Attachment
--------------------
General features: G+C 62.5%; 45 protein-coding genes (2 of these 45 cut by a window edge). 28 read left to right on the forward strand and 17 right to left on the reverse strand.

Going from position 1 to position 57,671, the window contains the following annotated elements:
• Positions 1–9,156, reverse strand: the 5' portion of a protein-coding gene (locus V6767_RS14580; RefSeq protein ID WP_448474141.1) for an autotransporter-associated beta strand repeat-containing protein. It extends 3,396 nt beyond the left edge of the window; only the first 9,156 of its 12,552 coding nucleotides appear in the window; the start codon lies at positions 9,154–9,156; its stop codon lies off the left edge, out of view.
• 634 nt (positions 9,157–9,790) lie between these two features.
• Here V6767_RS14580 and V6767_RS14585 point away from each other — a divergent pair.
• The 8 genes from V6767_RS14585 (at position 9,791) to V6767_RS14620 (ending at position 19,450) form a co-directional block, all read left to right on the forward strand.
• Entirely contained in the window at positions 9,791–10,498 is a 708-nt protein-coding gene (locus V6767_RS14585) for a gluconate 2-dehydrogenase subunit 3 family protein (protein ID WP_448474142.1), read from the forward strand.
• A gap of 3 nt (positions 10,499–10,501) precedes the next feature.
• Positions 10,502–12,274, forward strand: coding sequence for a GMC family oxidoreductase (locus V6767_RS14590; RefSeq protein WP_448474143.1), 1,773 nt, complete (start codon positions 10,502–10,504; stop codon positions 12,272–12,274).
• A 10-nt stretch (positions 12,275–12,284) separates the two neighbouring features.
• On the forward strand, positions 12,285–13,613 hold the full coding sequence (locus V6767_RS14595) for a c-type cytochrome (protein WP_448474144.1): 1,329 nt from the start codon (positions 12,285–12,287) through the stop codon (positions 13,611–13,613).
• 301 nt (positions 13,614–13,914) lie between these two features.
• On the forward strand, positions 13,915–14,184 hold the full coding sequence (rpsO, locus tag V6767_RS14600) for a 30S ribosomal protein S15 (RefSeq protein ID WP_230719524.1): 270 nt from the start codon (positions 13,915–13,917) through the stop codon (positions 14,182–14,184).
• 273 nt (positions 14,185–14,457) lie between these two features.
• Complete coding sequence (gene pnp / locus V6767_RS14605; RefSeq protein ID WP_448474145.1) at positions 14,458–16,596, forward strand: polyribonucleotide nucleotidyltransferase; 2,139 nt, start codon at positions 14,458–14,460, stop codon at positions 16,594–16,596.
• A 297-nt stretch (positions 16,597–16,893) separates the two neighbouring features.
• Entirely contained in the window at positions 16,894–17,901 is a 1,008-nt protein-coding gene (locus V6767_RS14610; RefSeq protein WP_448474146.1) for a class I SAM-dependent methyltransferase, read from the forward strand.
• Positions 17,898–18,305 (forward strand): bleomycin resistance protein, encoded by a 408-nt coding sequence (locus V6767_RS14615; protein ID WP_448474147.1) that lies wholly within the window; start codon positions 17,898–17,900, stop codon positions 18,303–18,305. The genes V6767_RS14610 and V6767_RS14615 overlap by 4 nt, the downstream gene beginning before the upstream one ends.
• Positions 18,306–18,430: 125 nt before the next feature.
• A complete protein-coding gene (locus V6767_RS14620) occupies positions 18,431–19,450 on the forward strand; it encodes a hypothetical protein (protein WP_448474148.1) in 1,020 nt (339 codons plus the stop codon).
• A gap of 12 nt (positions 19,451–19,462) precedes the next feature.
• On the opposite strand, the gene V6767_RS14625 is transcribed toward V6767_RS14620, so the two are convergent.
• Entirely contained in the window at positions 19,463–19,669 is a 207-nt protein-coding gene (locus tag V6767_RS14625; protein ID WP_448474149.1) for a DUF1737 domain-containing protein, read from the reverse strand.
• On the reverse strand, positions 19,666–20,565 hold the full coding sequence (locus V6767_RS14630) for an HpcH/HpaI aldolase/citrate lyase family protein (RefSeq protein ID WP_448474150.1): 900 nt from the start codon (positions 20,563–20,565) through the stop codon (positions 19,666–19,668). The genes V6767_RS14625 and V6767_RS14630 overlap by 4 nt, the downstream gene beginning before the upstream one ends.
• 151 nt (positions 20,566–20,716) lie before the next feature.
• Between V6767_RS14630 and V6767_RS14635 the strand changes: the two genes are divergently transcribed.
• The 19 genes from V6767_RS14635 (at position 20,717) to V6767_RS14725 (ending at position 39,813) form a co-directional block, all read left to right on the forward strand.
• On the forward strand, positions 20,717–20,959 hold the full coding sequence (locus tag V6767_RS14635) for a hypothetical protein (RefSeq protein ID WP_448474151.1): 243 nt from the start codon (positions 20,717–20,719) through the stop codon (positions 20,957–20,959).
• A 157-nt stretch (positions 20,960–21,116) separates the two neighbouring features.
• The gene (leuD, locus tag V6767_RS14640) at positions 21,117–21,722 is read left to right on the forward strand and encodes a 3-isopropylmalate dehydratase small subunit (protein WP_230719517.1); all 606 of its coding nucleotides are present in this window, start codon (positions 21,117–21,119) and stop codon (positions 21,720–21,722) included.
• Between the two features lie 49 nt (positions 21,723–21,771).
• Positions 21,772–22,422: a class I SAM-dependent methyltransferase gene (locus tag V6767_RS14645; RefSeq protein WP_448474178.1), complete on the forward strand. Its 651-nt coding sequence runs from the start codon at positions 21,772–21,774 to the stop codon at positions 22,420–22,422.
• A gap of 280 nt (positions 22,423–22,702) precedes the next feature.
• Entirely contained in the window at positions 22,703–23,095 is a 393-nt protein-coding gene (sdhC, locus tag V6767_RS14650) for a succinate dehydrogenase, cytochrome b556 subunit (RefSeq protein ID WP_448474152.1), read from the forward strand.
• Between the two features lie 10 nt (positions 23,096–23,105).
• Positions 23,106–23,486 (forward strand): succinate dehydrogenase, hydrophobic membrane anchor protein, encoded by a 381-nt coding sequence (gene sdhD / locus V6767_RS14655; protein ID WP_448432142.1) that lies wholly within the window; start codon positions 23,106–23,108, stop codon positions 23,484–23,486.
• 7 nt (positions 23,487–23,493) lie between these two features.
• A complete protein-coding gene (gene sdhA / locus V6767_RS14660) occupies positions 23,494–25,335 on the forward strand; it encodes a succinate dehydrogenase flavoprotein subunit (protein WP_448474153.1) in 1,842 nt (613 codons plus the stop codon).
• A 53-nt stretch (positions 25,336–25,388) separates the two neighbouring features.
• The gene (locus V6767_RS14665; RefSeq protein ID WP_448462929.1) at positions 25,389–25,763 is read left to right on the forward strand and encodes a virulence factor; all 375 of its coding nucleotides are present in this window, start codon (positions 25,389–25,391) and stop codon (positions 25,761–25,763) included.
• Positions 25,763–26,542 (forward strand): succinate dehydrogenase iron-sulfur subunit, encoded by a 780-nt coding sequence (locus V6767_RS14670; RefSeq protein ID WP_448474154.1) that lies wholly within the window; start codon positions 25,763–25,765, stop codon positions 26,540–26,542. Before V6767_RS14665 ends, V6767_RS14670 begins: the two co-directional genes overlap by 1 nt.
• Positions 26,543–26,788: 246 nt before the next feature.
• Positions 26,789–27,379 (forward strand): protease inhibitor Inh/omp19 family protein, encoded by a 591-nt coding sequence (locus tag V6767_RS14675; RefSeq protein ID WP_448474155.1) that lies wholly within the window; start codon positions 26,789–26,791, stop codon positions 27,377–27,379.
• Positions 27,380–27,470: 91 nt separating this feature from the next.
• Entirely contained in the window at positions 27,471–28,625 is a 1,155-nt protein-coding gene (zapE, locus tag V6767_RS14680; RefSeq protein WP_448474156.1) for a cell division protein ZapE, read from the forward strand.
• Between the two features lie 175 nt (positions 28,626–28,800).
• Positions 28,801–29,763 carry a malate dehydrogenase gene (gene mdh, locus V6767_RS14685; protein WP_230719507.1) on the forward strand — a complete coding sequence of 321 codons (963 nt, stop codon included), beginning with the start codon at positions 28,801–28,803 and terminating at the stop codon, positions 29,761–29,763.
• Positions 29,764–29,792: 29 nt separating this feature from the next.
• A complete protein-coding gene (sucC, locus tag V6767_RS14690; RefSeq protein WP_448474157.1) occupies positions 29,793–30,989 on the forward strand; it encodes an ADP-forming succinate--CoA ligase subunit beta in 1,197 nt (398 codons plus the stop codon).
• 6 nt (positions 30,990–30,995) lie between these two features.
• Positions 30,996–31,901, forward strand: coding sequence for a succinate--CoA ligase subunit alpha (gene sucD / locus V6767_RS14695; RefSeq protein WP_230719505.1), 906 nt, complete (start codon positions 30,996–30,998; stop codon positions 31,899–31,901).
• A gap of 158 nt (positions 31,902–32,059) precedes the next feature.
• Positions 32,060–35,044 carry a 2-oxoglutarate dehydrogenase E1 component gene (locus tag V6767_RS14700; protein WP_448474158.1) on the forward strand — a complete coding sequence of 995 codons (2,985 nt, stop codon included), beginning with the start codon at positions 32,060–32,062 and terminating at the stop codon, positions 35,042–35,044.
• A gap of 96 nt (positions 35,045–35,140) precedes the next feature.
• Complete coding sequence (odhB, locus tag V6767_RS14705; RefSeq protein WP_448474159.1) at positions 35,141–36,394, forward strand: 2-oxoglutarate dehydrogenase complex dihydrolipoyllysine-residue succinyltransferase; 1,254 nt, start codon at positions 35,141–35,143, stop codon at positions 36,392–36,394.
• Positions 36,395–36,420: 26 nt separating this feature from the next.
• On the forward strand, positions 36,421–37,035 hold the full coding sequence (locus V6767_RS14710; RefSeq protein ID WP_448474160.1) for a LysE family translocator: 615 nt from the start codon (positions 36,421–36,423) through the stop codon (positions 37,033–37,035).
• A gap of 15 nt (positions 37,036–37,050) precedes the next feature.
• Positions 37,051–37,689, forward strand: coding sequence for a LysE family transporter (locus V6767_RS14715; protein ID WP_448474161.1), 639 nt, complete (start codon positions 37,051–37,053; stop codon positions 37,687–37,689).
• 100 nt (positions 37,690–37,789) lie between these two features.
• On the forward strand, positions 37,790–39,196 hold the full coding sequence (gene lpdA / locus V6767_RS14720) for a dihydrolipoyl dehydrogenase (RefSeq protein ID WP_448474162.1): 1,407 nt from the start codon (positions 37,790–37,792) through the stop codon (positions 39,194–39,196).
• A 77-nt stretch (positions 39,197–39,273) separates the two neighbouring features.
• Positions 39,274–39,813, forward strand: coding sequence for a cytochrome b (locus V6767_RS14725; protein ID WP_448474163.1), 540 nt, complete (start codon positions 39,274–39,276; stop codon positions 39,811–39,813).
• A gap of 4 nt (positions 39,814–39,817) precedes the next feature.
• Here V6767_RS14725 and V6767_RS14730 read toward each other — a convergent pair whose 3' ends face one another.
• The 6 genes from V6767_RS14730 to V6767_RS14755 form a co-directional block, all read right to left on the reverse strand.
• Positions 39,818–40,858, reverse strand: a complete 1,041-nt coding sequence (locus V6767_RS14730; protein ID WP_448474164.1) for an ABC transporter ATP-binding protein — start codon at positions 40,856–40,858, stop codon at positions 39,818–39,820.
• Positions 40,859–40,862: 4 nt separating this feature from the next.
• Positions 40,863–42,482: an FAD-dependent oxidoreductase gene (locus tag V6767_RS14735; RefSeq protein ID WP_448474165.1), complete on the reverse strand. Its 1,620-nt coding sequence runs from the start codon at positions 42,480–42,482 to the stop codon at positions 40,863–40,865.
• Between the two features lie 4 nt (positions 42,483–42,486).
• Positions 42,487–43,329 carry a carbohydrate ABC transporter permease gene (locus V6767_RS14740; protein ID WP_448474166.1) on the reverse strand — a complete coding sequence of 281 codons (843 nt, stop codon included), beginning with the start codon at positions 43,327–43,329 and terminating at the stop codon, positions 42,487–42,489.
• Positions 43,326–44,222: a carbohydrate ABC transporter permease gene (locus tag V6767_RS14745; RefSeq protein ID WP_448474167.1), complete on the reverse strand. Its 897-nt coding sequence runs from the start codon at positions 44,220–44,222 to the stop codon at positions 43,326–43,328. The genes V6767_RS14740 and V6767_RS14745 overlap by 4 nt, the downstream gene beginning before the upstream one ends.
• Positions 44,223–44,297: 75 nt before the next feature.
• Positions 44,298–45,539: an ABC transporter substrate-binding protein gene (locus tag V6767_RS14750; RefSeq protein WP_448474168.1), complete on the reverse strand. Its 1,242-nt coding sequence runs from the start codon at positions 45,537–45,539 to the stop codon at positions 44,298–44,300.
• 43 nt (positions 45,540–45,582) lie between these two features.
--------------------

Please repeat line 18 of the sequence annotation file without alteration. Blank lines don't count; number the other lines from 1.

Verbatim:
• Positions 17,898–18,305 (forward strand): bleomycin resistance protein, encoded by a 408-nt coding sequence (locus V6767_RS14615; protein ID WP_448474147.1) that lies wholly within the window; start codon positions 17,898–17,900, stop codon positions 18,303–18,305. The genes V6767_RS14610 and V6767_RS14615 overlap by 4 nt, the downstream gene beginning before the upstream one ends.